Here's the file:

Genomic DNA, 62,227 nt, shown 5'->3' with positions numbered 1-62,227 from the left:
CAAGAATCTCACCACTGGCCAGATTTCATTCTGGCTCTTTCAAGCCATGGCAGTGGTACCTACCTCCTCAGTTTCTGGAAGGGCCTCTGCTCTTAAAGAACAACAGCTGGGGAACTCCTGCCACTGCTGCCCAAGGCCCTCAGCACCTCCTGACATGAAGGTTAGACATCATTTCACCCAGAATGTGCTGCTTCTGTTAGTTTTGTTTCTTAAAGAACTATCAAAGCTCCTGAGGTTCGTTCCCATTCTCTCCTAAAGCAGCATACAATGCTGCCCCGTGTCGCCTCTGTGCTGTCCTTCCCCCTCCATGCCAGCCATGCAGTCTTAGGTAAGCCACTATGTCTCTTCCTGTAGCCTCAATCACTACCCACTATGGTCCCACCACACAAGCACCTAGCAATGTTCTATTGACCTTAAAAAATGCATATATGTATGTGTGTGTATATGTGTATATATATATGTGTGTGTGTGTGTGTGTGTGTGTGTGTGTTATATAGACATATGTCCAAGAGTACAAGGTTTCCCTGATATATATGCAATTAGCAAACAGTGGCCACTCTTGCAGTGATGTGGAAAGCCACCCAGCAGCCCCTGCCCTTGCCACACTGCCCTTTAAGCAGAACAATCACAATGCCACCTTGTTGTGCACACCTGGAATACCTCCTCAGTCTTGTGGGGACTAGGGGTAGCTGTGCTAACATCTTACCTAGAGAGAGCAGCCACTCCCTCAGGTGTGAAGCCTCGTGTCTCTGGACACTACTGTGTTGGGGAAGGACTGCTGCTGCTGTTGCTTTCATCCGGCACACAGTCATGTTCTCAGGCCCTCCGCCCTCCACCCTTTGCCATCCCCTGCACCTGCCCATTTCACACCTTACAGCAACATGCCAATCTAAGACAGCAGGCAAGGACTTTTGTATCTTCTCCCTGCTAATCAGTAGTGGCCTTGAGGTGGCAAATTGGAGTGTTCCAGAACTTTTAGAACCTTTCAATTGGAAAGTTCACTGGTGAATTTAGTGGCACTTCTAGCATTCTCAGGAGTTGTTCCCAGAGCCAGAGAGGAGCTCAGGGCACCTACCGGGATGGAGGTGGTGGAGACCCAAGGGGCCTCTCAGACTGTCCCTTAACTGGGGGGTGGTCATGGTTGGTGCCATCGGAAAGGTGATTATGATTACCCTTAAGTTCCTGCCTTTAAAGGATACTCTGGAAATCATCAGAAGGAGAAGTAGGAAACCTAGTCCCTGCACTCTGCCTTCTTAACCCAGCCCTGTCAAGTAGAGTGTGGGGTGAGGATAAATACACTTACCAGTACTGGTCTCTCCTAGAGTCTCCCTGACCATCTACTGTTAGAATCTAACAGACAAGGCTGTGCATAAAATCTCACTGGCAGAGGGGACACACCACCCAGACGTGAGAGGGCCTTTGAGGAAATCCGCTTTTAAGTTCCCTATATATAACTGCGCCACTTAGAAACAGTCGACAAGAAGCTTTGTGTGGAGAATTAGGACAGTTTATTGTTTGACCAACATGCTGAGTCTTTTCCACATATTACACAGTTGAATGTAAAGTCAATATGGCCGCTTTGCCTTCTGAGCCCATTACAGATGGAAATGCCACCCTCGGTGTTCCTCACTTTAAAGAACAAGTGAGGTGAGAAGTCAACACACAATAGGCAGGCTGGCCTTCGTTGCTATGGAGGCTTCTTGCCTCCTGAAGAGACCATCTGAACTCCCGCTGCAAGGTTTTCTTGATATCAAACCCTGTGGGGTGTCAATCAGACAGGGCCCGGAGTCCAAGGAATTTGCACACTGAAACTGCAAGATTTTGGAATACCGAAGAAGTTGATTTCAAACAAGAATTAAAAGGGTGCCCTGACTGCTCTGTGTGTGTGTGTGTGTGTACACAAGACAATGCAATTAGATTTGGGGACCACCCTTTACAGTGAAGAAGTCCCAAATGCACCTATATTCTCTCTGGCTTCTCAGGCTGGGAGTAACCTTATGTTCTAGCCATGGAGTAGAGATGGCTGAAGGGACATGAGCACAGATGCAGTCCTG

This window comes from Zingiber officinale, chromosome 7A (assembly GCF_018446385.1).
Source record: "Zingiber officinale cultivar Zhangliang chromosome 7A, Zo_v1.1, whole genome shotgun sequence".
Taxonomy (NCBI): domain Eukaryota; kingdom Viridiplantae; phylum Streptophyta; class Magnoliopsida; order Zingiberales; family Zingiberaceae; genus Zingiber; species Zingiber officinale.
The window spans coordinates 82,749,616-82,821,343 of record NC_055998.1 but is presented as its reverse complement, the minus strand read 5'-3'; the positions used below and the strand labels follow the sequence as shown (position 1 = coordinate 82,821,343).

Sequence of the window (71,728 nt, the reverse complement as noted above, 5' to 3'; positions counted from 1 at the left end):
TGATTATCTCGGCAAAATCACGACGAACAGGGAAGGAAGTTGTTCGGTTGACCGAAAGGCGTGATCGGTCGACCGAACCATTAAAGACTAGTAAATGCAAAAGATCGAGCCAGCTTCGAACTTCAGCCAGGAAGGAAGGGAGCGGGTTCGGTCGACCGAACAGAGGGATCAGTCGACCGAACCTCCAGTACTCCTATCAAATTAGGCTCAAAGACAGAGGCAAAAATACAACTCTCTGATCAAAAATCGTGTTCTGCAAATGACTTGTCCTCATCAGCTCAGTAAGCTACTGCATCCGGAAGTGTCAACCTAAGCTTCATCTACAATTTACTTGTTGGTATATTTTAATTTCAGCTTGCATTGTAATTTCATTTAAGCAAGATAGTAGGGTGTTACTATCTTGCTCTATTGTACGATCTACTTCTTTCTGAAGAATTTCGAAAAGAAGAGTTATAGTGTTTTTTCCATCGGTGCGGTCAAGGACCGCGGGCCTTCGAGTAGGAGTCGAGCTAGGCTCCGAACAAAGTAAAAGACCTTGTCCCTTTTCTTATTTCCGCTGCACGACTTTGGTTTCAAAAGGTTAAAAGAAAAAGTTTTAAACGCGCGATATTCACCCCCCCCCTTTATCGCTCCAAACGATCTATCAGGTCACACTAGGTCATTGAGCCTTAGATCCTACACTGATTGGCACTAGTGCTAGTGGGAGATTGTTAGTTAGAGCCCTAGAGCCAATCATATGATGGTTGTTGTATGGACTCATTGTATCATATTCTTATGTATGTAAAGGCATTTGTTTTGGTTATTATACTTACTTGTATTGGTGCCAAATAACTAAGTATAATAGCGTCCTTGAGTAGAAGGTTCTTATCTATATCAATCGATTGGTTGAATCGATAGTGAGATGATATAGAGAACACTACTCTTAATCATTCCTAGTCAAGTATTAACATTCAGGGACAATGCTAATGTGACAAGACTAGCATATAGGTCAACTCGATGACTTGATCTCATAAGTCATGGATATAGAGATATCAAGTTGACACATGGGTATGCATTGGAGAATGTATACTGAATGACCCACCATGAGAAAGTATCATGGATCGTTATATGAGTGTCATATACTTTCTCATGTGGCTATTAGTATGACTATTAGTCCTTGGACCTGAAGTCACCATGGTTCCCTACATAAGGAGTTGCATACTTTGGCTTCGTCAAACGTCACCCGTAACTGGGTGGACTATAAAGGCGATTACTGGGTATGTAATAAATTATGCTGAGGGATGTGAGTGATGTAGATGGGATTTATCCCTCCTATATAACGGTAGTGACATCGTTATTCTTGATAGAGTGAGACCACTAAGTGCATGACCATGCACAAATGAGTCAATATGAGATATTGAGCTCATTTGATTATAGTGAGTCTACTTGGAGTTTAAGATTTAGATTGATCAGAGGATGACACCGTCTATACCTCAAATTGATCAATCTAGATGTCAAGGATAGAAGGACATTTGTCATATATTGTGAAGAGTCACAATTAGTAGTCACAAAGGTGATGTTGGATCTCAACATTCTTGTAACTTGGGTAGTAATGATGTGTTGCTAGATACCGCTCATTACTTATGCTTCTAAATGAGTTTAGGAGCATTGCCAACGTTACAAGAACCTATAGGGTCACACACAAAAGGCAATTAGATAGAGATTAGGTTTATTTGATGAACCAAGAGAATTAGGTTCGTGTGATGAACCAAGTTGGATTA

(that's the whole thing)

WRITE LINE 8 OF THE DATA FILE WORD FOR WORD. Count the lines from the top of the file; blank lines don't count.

TGATTATCTCGGCAAAATCACGACGAACAGGGAAGGAAGTTGTTCGGTTGACCGAAAGGCGTGATCGGTCGACCGAACCATTAAAGACTAGTAAATGCAAAAGATCGAGCCAGCTTCGAACTTCAGCCAGGAAGGAAGGGAGCGGGTTCGGTCGACCGAACAGAGGGATCAGTCGACCGAACCTCCAGTACTCCTATCAAATTAGGCTCAAAGACAGAGGCAAAAATACAACTCTCTGATCAAAAATCGTGTTCTGCAAATGACTTGTCCTCATCAGCTCAGTAAGCTACTGCATCCGGAAGTGTCAACCTAAGCTTCATCTACAATTTACTTGTTGGTATATTTTAATTTCAGCTTGCATTGTAATTTCATTTAAGCAAGATAGTAGGGTGTTACTATCTTGCTCTATTGTACGATCTACTTCTTTCTGAAGAATTTCGAAAAGAAGAGTTATAGTGTTTTTTCCATCGGTGCGGTCAAGGACCGCGGGCCTTCGAGTAGGAGTCGAGCTAGGCTCCGAACAAAGTAAAAGACCTTGTCCCTTTTCTTATTTCCGCTGCACGACTTTGGTTTCAAAAGGTTAAAAGAAAAAGTTTTAAACGCGCGATATTCACCCCCCCCCTTTATCGCTCCAAACGATCTATCAGGTCACACTAGGTCATTGAGCCTTAGATCCTACACTGATTGGCACTAGTGCTAGTGGGAGATTGTTAGTTAGAGCCCTAGAGCCAATCATATGATGGTTGTTGTATGGACTCATTGTATCATATTCTTATGTATGTAAAGGCATTTGTTTTGGTTATTATACTTACTTGTATTGGTGCCAAATAACTAAGTATAATAGCGTCCTTGAGTAGAAGGTTCTTATCTATATCAATCGATTGGTTGAATCGATAGTGAGATGATATAGAGAACACTACTCTTAATCATTCCTAGTCAAGTATTAACATTCAGGGACAATGCTAATGTGACAAGACTAGCATATAGGTCAACTCGATGACTTGATCTCATAAGTCATGGATATAGAGATATCAAGTTGACACATGGGTATGCATTGGAGAATGTATACTGAATGACCCACCATGAGAAAGTATCATGGATCGTTATATGAGTGTCATATACTTTCTCATGTGGCTATTAGTATGACTATTAGTCCTTGGACCTGAAGTCACCATGGTTCCCTACATAAGGAGTTGCATACTTTGGCTTCGTCAAACGTCACCCGTAACTGGGTGGACTATAAAGGCGATTACTGGGTATGTAATAAATTATGCTGAGGGATGTGAGTGATGTAGATGGGATTTATCCCTCCTATATAACGGTAGTGACATCGTTATTCTTGATAGAGTGAGACCACTAAGTGCATGACCATGCACAAATGAGTCAATATGAGATATTGAGCTCATTTGATTATAGTGAGTCTACTTGGAGTTTAAGATTTAGATTGATCAGAGGATGACACCGTCTATACCTCAAATTGATCAATCTAGATGTCAAGGATAGAAGGACATTTGTCATATATTGTGAAGAGTCACAATTAGTAGTCACAAAGGTGATGTTGGATCTCAACATTCTTGTAACTTGGGTAGTAATGATGTGTTGCTAGATACCGCTCATTACTTATGCTTCTAAATGAGTTTAGGAGCATTGCCAACGTTACAAGAACCTATAGGGTCACACACAAAAGGCAATTAGATAGAGATTAGGTTTATTTGATGAACCAAGAGAATTAGGTTCGTGTGATGAACCAAGTTGGATTA